Monday, June 14, 2021
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A crude Nato victory

In my last post on this blog, I questioned the real motive behind Nato’s bombardment of pro-Gaddafi positions in Libya, wondering if the motivation was really humanitarian as the western propaganda machine would have us believe. Now the end-game is here. Their Transitional National Council (TNC) puppets have moved from their Benghazi stronghold to Tripoli. The rebel troops have laid siege to Gaddafi’s hometown, Sirte, hoping to smoke him out (if he is there, that is) and bring their putsch to an end.

While many Libyans are celebrating, the whole process of Gaddafi’s overthrow must be put in a proper perspective. It must be noted that unlike the ousting of Mubarak in Egypt and Ben Ali in Tunisia, victory for the Libyan people is actually a victory for Nato. The initial uprising in Benghazi was certainly threatened by Gaddafi’s counter-offensive, but this could have been defended by mass popular defence alongside a revolutionary appeal to workers, youth and the poor in the rest of Libya. But the self-appointed leadership in Benghazi preferred to appeal to the west, which seized the opportunity to step in, justifying their intervention on ‘humanitarian’ grounds. In fact, Nato’s intervention was based on a cynical calculation.

Without Nato acting as the rebels’ air force, and without the weapons, organisation and training that Nato and some other countries like Qatar provided, Tripoli would not have fallen to the so-called rebels in the way it has. Even the capture of Gaddafi’s Bab al-Aziziyah compound in central Tripoli was only made possible by the massive bombardment and assault led by Qatari and other foreign special forces.

Some Nato leaders like France’s Sarkozy sought to gain advantages for themselves, with a general aim to establish a more reliable, pro-western regime in Tripoli, seize a greater share of Libya’s oil and gas wealth and, above all, intervene to seek to control the revolutions sweeping North Africa and the Middle East.

So now that the end-game is here, it’s time to share the booty. Long regarded as the jewel in the crown for the world’s oil industry, Libya holds more oil reserves than any other country in Africa with more than 40 billion barrels of the “black gold”. And the crude is the right kind of oil: light, sweet crude perfect for low-sulphur fuels desired in the modern world.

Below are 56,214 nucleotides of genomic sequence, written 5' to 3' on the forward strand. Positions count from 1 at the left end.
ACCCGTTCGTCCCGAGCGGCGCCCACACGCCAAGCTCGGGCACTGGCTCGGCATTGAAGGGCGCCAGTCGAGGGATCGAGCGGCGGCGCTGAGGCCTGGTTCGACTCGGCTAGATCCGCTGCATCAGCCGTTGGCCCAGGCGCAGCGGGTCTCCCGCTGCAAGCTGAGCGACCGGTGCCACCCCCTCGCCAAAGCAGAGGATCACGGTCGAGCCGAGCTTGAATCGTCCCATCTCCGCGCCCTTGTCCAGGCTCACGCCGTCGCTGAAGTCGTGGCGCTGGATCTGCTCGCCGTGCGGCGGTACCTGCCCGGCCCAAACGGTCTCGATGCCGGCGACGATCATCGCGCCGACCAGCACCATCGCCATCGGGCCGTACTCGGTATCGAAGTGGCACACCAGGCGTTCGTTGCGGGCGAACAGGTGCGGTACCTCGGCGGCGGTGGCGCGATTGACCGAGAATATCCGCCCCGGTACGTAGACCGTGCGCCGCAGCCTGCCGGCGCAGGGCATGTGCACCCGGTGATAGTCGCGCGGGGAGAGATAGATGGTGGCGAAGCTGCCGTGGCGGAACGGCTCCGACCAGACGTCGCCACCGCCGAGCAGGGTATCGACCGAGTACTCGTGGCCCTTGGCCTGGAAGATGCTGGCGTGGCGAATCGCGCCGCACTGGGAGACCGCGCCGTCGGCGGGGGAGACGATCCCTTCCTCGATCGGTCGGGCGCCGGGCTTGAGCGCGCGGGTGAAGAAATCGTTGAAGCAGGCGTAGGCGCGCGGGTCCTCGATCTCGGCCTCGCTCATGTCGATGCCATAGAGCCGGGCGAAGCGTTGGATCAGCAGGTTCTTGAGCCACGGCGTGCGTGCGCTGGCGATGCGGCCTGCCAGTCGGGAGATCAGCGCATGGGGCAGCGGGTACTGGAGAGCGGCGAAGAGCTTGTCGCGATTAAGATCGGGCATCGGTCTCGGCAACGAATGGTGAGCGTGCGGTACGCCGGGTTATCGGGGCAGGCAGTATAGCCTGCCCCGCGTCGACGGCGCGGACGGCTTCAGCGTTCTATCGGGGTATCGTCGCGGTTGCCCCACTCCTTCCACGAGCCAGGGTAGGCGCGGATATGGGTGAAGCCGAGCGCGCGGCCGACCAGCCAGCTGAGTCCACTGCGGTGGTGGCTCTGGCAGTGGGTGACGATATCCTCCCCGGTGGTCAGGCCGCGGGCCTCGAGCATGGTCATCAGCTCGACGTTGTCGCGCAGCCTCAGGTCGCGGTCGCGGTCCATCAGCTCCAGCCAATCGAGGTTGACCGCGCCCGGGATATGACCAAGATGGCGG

As soon as the news of rebels entering and capturing Gaddafi’s Bab al-Aziziyah residence began to spread, Italy’s largest oil company, Eni, did not waste time despatching a technical team to assist in the resumption of Libyan operations. Houston-based Marathon Oil Corporation too has had ‘preliminary discussions’ with rebels over the condition of facilities where it has interests, with the goal of restoring production.

The Libyan political tsunami is resulting in the realignment of players in the country’s oil industry with the emerging power arrangement already sending shivers down the spine of energy leaders in Russia and China. To the glee of western oil majors, China and Russia – until now the two major players in the country – are facing the prospect of being sidelined. They may now have to pay the price for their lukewarm stance towards the rebels. The two countries abstained from voting for the UN resolution backing military action against the Gaddafi regime.

This is underlined by rebel leader Mustafa Jalil’s statement that the TNC would favour governments which extended their support to the rebel movement over those which did not. ‘We don’t have a problem with western countries like the Italians, French and UK companies. But we may have some political issues with Russia, China and Brazil,’ Abdeljalil Mayouf, information manager at rebel oil firm Agoco, was reported as saying last month.

This obviously places China and Russia in a disadvantaged position and signals a potential setback for countries which resisted tough sanctions on Gaddafi or pressed for more talks. It promises to open the floodgates for European and US companies to capture billions of dollars worth of oil exploration and construction contracts in the new Libya, and without real competition from Beijing and Moscow.

‘We have lost Libya completely,’ Aram Shegunts of the Russia-Libya Business Council said last month. ‘Our companies will lose everything there because Nato will prevent them from doing business in Libya.’ Brazilian firms Petrobas and construction company Odebrecht were also big business in Libya. Now their position under the new Libya regime is also under a cloud.

Industry observers believe Eni and France’s Total would emerge as the big winners in post-war Libya due to their countries’ heavy support for the rebels at the expense of the Chinese and the Russians. Traditional Libyan friends who remained allied to Gaddafi, now face being elbowed out of the country’s prized assets. But some cynics will say ‘this is politics. Some win, some lose’.

However, energy is closely entwined with politics. Nato may have won this battle but I am not sure the war is over. It will continue on other fronts.

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